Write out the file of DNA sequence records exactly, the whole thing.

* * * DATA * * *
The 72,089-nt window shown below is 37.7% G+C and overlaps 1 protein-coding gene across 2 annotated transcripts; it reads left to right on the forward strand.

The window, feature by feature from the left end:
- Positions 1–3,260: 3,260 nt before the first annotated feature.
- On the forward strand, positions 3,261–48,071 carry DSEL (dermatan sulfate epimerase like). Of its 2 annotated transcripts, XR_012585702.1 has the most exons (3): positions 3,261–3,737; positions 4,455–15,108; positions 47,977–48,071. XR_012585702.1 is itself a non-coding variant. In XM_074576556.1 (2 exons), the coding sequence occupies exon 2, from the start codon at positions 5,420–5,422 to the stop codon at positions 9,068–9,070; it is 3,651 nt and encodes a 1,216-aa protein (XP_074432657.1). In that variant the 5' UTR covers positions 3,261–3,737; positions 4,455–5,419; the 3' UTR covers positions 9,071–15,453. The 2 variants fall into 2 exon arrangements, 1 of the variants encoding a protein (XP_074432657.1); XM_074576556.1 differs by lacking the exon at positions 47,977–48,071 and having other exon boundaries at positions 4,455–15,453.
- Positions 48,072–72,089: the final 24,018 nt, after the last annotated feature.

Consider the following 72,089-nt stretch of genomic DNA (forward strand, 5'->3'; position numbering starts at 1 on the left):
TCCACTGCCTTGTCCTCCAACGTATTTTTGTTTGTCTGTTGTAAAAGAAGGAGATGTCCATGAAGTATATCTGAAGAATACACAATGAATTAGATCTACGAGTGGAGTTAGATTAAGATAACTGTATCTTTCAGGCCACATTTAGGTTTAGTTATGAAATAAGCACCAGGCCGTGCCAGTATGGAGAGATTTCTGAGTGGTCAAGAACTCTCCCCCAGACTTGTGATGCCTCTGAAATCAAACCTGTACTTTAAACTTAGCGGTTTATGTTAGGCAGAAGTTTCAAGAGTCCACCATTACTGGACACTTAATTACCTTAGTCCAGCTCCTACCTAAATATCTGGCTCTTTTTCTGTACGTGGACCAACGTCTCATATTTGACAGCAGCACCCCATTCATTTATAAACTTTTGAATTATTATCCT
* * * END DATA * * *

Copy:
The 72,089-nt window shown below is 37.7% G+C and overlaps 1 protein-coding gene across 2 annotated transcripts; it reads left to right on the forward strand.

The window, feature by feature from the left end:
- Positions 1–3,260: 3,260 nt before the first annotated feature.
- On the forward strand, positions 3,261–48,071 carry DSEL (dermatan sulfate epimerase like). Of its 2 annotated transcripts, XR_012585702.1 has the most exons (3): positions 3,261–3,737; positions 4,455–15,108; positions 47,977–48,071. XR_012585702.1 is itself a non-coding variant. In XM_074576556.1 (2 exons), the coding sequence occupies exon 2, from the start codon at positions 5,420–5,422 to the stop codon at positions 9,068–9,070; it is 3,651 nt and encodes a 1,216-aa protein (XP_074432657.1). In that variant the 5' UTR covers positions 3,261–3,737; positions 4,455–5,419; the 3' UTR covers positions 9,071–15,453. The 2 variants fall into 2 exon arrangements, 1 of the variants encoding a protein (XP_074432657.1); XM_074576556.1 differs by lacking the exon at positions 47,977–48,071 and having other exon boundaries at positions 4,455–15,453.
- Positions 48,072–72,089: the final 24,018 nt, after the last annotated feature.

Consider the following 72,089-nt stretch of genomic DNA (forward strand, 5'->3'; position numbering starts at 1 on the left):
TCCACTGCCTTGTCCTCCAACGTATTTTTGTTTGTCTGTTGTAAAAGAAGGAGATGTCCATGAAGTATATCTGAAGAATACACAATGAATTAGATCTACGAGTGGAGTTAGATTAAGATAACTGTATCTTTCAGGCCACATTTAGGTTTAGTTATGAAATAAGCACCAGGCCGTGCCAGTATGGAGAGATTTCTGAGTGGTCAAGAACTCTCCCCCAGACTTGTGATGCCTCTGAAATCAAACCTGTACTTTAAACTTAGCGGTTTATGTTAGGCAGAAGTTTCAAGAGTCCACCATTACTGGACACTTAATTACCTTAGTCCAGCTCCTACCTAAATATCTGGCTCTTTTTCTGTACGTGGACCAACGTCTCATATTTGACAGCAGCACCCCATTCATTTATAAACTTTTGAATTATTATCCT